It is hard to think of spring time in Japan without the scene of pink cherry trees in full bloom going in your mind. Like many people, travelling to Japan to witness this spectacular phenomenon has long been on my bucket list, and this year it finally happened! And it was so much more beautiful than what I have imagined!
In the following post, I’ll be sharing with you a few fun facts about cherry blossoms in Japan; useful cherry blossom forecast links and my recommendations for cherry blossom viewing spots in Tokyo to help you maximise your viewing experience.
Did you know…
The first cherry blossoms start blooming as early as January in Okinawa, the most southern tip of Japan. It then slowly moves its way up to central Japan (including Tokyo and Kyoto) in late March and early April before progressing further north in May.
The act of appreciating cherry blossoms is called hanami; hana means ‘flower’ and mi means ‘watching or viewing’. However, if you are viewing plum (ume) tree blossom, it is called umemi!
Cherry blossom viewing during the day is called ‘hanami’, cherry blossom viewing at night is called ‘yozakura’
What is even more enchanting than viewing cherry blossoms in full bloom is hanafubuki, which literally means ‘flower snow storm’, when lots of falling petals collectively make it look like a pink snow storm! Apparently, it is good luck to catch a falling petal!
Cherry blossom forecast…
The peak cherry blossom season is short, only lasting about a week or two; so you would want to align your itinerary as much as possible with the forecasted peak cherry blossom period for the parts of Japan that you are planning in visiting. Two of the most popular forecast websites are:
Sakura Weather Map
Japan Rail Pass
My ‘hanami’ recommendations…
1. Shinjuku Gyoen for Hanami for a picnic
This is a lovely and peaceful option for those seeking more space and a family-friendly environment. It is home to a great variety of cherry tree species; inside the park there are lakes, giant cherry tree canopies, a great city back-drop and other amenities (e.g. toilets, resting areas with shade). It is also surrounded by several train stations which makes it very convenient to get to other places, especially if you are only planning to spend a few hours in the park.
Alcohol is not allowed into the park on the weekend, if you really want to ‘smuggle’ some in then be super creative as the guards check every single bag!
Just like all things popular, if you want a good viewing spot you have to be there early.
If you suffer from hay fever, take your hay fever pills before you step out of your hotel otherwise you will really suffer from the amount of pollen in the air!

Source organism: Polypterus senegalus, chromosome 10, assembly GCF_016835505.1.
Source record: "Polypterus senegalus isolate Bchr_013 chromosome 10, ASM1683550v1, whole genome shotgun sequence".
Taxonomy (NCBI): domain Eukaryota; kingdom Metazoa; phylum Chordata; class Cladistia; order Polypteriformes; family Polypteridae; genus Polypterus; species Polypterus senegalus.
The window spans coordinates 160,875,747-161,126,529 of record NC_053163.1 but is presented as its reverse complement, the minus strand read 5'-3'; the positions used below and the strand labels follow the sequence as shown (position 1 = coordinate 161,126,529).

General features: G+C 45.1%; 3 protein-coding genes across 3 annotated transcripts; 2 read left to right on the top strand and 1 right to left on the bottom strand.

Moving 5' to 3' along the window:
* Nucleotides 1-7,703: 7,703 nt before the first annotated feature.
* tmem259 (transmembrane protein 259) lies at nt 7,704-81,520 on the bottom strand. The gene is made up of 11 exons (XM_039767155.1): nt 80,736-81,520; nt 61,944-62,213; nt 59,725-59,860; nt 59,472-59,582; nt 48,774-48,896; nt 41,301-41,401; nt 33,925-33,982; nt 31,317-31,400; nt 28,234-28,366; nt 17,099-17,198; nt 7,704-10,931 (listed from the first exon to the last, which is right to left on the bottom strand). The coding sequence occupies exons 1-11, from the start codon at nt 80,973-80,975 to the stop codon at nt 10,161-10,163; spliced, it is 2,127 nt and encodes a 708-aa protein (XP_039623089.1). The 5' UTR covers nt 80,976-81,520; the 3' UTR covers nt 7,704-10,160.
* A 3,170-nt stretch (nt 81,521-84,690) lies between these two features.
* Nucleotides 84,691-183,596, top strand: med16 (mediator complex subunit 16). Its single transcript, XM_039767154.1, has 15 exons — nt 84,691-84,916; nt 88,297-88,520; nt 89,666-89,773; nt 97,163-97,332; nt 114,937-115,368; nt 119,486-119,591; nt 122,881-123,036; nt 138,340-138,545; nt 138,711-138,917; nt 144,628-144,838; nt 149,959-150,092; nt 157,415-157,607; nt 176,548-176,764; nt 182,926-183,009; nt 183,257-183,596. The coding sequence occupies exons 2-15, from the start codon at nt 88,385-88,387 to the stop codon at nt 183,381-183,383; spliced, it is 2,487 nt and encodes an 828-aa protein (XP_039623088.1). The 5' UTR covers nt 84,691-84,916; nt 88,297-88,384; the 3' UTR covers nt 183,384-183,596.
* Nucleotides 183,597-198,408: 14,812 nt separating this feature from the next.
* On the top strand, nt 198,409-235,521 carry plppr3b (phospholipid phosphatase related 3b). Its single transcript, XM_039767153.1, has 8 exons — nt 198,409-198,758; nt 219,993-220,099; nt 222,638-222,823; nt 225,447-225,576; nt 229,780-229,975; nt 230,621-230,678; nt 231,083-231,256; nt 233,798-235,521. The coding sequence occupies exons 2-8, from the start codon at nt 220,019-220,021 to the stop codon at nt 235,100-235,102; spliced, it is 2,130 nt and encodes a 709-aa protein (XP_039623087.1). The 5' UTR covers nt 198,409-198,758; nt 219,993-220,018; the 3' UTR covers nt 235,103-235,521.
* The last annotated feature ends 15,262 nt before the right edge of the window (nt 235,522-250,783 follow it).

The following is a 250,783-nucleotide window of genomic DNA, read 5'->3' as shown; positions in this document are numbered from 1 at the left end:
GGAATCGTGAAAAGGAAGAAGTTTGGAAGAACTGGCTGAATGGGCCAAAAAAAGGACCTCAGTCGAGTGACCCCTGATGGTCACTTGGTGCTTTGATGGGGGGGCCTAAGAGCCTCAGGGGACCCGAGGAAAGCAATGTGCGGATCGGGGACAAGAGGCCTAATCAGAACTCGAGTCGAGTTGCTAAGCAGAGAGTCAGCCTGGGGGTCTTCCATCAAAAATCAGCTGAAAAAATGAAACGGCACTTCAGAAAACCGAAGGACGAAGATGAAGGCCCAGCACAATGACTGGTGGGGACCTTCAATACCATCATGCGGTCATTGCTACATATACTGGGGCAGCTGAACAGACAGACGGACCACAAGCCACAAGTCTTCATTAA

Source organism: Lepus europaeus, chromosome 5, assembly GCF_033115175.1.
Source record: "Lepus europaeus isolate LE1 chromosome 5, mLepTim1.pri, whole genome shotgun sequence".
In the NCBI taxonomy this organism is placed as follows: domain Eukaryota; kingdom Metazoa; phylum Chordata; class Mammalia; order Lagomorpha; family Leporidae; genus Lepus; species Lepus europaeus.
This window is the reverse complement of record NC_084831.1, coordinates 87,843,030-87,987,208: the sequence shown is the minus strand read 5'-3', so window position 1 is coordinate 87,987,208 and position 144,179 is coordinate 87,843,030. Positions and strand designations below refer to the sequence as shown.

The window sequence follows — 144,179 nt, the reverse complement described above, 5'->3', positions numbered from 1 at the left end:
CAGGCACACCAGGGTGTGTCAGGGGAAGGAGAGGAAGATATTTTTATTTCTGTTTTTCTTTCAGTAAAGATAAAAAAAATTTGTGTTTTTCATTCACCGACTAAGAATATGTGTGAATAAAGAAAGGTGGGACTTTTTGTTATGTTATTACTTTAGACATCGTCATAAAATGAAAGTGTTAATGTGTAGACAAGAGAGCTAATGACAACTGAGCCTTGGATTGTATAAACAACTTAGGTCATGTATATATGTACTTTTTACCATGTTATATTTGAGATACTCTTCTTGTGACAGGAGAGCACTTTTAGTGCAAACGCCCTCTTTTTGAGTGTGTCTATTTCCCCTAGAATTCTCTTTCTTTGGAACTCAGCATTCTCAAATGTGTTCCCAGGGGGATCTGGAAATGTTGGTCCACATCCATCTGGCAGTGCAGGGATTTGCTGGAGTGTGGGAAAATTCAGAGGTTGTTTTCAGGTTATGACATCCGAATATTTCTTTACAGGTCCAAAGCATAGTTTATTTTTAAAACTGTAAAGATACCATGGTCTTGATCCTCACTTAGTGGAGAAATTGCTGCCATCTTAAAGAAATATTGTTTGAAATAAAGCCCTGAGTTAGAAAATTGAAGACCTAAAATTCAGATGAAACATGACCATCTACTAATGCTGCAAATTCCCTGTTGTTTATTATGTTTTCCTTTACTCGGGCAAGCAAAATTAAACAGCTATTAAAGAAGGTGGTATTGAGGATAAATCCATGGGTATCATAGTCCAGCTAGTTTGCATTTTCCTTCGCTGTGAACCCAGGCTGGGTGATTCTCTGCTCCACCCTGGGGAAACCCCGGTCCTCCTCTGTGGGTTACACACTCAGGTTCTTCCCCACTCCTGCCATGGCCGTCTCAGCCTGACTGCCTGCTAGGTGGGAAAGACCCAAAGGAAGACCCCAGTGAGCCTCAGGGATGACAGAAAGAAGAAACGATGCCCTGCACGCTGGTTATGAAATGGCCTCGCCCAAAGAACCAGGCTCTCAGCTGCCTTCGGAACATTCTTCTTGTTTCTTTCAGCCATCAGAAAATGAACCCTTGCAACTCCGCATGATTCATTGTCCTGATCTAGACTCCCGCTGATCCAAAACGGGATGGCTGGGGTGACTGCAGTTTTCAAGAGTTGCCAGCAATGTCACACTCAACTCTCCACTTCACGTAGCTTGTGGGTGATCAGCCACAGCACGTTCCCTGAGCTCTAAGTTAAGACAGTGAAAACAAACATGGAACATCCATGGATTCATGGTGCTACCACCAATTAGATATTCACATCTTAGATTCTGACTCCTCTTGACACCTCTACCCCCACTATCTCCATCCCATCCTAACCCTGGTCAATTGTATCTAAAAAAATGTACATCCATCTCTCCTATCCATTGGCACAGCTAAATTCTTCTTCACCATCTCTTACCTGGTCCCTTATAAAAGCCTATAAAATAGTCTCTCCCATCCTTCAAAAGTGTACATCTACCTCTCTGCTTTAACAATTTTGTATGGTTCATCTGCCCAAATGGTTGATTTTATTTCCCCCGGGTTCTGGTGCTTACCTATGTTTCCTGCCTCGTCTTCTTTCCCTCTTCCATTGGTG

2. Chidorigafush Park for Hamani on boat
If you are seeking a more ‘active’ alternative form of cherry blossom viewing, head to Chidorigafuchi Park (west of the Imperial Palace) where you can enjoy boating while admiring the beautiful sakura trees that line the water.
All the paths of Chidorigafuchi are lit up after dark, so if you go around sunset you can enjoy the view transition from day to night!
As it is very close to the Imperial Palace, why not hit two birds with one stone and visit the palace before heading for the boating.
3.Tokyo Midtown for Hamani with Chandon
Midtown Garden Terrace is another scenic spot for a leisurely afternoon of retail therapy and some hanami! The garden is an extension of the Midtown Shopping Centre, and is surrounded by tunnels of cherry trees and a reasonable sized park area for picnic. This year the Ritz-Calton and Chandon helped to take the hanami experience to the next level by setting up a fancy area with clear plastic bubble igloos, outdoor lighting and seating furniture.
Other ‘hanami’ recommendations from friends…
Ueno Park has over 800 cherry trees growing along the central path. This is an immensely popular destination for locals to picnic along both sides of this beautiful trail. After picnicking, visitors can even boat around the pond.
The Imperial Palace East Gardens are a great place for visitors who want to both take in the sakura flowers and tour one of Tokyo’s most iconic landmarks. Its vast size makes it the ideal place for a romantic stroll.
Along the length of the majestic Meguro River are thousands of cherry trees. This unique sight is even more magical at night when the trees are lit up and transformed into an even more picturesque and romantic spot for couples.
The experience of having hanami under giant cherry blossom canopies, watching ‘pink snow flakes’ falling off the tree branches was breath taking and truly extraordinary, the kind of experience that will make you appreciate the nature and longing to witness the beauty again next year!
I hope this post has been helpful in helping you to choose a few hanami spots to suit your itinerary for your next trip to Tokyo. Please feel free to drop me a comment if you have any questions!
Thank you for reading!